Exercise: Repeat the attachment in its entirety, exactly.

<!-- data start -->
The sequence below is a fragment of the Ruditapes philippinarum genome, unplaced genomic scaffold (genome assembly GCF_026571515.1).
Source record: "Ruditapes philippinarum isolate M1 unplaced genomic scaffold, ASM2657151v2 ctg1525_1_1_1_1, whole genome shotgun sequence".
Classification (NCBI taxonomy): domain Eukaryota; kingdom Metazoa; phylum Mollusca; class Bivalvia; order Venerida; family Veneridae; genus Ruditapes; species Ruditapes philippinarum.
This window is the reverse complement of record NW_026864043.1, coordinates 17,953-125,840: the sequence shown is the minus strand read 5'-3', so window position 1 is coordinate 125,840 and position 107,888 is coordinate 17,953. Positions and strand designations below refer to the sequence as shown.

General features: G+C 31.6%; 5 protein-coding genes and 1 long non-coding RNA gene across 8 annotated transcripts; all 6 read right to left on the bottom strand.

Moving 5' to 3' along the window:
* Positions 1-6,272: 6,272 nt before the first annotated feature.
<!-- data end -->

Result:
The sequence below is a fragment of the Ruditapes philippinarum genome, unplaced genomic scaffold (genome assembly GCF_026571515.1).
Source record: "Ruditapes philippinarum isolate M1 unplaced genomic scaffold, ASM2657151v2 ctg1525_1_1_1_1, whole genome shotgun sequence".
Classification (NCBI taxonomy): domain Eukaryota; kingdom Metazoa; phylum Mollusca; class Bivalvia; order Venerida; family Veneridae; genus Ruditapes; species Ruditapes philippinarum.
This window is the reverse complement of record NW_026864043.1, coordinates 17,953-125,840: the sequence shown is the minus strand read 5'-3', so window position 1 is coordinate 125,840 and position 107,888 is coordinate 17,953. Positions and strand designations below refer to the sequence as shown.

General features: G+C 31.6%; 5 protein-coding genes and 1 long non-coding RNA gene across 8 annotated transcripts; all 6 read right to left on the bottom strand.

Moving 5' to 3' along the window:
* Positions 1-6,272: 6,272 nt before the first annotated feature.